HVM for the Arduino Uno

You can use the HVM to program the Arduino Uno using Java and Eclipse. It works the exact same way as with the EV3 (see below), the only difference is that you should choose the HVM Arduino Launcher instead of the EV3 or BeagleBone launcher. You must install the avr-gcc compiler and avrdude tool to cross compile and download to the arduino. How to install these tools is described many places, e.g. here. The HVM plugin requires these tools to be in your path and will automatically invoke them as needed. A minimal program blinking the Arduino LED in Java uses approx 8 kB of flash. This is including the HVM interpreter. The example below uses hardware objects to blink a LED on the Arduino board. No IP address is required since code is downloaded directly over the USB line.

Arduino Uno support has not been thoroughly tested. Log your findings at the Forum, if something is not working. The Java Heap has been preconfigured to 1 kB, so be careful with how much your program allocates.

 

HVM for the EV3 from Lego

You can use the HVM to program the EV3 from Lego using Java. See here how to download and install the HVM. A C cross compiler for the EV3 is also needed - details about installing a cross compiler is described elsewhere, e.g. here (Linux users) or here (Windows users, only step 1, 2 and 3 required). After installing the tools above, create a Java project with at least one class containing one main method - e.g. this example. In the eclipse project explorer expand the Main class and right click on the main method. Select from the drop down menu the 'Icecap tools' entry to convert the Java project into an EV3 application. The program must be free from errors before attempting a conversion. If some imports cannot be resolved add the icecapSDK.jar package to a folder in the project and include icecapSDK.jar in the project build path. Upon succesfull conversion a new view will appear showing the classes and methods in the application. Right click anywhere in this view to select another folder for intermediate files than the default one. This folder contains autogenerated C files that is used when launching the application.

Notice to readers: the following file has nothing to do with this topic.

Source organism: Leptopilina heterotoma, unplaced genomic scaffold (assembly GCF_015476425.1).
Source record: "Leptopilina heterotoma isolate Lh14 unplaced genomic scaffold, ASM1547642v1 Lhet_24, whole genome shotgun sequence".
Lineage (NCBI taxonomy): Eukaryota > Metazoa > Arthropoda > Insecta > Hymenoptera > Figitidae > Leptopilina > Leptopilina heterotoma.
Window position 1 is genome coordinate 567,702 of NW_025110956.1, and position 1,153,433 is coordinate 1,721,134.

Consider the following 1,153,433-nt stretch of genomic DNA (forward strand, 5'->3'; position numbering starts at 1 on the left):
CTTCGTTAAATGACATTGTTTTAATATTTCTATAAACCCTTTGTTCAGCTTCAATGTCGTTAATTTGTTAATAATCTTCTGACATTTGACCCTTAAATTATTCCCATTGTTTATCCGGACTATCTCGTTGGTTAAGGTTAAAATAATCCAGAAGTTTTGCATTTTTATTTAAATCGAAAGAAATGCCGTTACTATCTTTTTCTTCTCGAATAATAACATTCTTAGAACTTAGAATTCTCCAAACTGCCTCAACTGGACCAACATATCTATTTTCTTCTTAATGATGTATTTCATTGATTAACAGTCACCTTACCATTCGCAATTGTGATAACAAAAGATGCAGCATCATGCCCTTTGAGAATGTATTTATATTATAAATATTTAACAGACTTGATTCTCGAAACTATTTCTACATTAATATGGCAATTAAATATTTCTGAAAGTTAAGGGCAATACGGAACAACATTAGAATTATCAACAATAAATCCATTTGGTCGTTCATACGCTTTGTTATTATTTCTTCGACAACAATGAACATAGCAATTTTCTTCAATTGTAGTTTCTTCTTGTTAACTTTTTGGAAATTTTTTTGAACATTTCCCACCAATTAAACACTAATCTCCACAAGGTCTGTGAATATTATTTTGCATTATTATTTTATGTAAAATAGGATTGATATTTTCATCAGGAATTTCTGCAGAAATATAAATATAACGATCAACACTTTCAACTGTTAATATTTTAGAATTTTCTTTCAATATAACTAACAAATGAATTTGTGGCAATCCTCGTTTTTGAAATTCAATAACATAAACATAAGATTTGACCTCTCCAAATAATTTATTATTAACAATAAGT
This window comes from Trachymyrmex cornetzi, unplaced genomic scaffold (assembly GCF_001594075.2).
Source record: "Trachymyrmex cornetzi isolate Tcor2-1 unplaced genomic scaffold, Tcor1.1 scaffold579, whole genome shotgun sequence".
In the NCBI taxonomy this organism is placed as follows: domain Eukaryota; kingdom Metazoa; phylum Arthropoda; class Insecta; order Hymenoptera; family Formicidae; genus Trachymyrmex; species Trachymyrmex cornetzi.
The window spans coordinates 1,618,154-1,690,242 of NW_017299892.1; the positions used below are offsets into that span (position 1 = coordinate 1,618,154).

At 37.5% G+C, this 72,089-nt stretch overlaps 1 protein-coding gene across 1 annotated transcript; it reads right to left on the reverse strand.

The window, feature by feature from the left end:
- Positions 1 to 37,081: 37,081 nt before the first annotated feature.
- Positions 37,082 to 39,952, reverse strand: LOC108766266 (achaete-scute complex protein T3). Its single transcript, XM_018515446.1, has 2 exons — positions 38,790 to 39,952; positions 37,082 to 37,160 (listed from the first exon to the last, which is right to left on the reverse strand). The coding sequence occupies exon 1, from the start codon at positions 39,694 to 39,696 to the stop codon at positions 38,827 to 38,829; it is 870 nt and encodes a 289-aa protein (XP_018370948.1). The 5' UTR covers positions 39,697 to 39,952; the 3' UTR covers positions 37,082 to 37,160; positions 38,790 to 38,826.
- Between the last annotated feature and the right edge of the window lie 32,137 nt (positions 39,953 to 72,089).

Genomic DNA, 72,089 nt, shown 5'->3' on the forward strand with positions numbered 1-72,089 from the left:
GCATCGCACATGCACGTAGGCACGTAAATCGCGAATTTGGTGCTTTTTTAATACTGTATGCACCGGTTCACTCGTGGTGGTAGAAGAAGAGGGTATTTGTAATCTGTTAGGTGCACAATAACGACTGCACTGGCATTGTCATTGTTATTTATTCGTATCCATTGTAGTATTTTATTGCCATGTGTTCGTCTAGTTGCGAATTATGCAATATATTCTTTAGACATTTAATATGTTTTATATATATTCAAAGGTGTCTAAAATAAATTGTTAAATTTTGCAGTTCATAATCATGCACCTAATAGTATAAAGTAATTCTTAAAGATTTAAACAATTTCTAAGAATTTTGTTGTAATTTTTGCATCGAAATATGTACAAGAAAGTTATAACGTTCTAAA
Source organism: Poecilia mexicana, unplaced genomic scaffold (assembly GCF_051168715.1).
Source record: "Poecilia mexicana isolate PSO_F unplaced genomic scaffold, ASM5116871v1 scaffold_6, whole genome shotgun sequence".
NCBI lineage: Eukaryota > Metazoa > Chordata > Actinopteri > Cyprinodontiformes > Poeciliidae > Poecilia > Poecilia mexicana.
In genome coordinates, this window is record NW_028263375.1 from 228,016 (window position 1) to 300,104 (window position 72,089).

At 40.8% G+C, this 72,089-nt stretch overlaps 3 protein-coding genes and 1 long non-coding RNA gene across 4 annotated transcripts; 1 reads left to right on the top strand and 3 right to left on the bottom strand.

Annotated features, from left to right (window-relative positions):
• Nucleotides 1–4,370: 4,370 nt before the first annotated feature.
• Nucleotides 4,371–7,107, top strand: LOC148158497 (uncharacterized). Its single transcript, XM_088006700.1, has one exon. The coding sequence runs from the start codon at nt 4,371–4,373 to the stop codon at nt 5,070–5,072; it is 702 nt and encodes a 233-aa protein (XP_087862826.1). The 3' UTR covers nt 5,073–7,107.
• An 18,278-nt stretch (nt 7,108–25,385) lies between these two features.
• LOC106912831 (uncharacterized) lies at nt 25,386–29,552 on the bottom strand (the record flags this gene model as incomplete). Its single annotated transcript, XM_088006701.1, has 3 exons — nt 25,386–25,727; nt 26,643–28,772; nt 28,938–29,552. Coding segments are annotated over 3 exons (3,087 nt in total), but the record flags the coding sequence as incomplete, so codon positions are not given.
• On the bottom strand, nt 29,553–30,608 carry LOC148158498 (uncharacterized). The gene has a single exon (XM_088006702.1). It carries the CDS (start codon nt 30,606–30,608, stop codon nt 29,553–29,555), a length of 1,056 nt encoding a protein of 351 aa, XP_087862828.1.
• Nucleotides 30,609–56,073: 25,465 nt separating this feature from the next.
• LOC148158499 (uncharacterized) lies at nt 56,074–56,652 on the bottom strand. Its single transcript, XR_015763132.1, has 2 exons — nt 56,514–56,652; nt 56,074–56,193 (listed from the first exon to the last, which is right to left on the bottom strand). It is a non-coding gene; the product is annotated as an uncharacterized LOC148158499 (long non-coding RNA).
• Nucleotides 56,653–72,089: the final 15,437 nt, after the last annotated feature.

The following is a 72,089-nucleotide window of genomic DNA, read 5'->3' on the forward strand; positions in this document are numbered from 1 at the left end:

To launch the application to the EV3 from Eclipse, click the 'Run' menu and select the 'Run Configurations' entry. A new window will appear in which the user can create a new HVM EV3 launcher and fill in some simple information: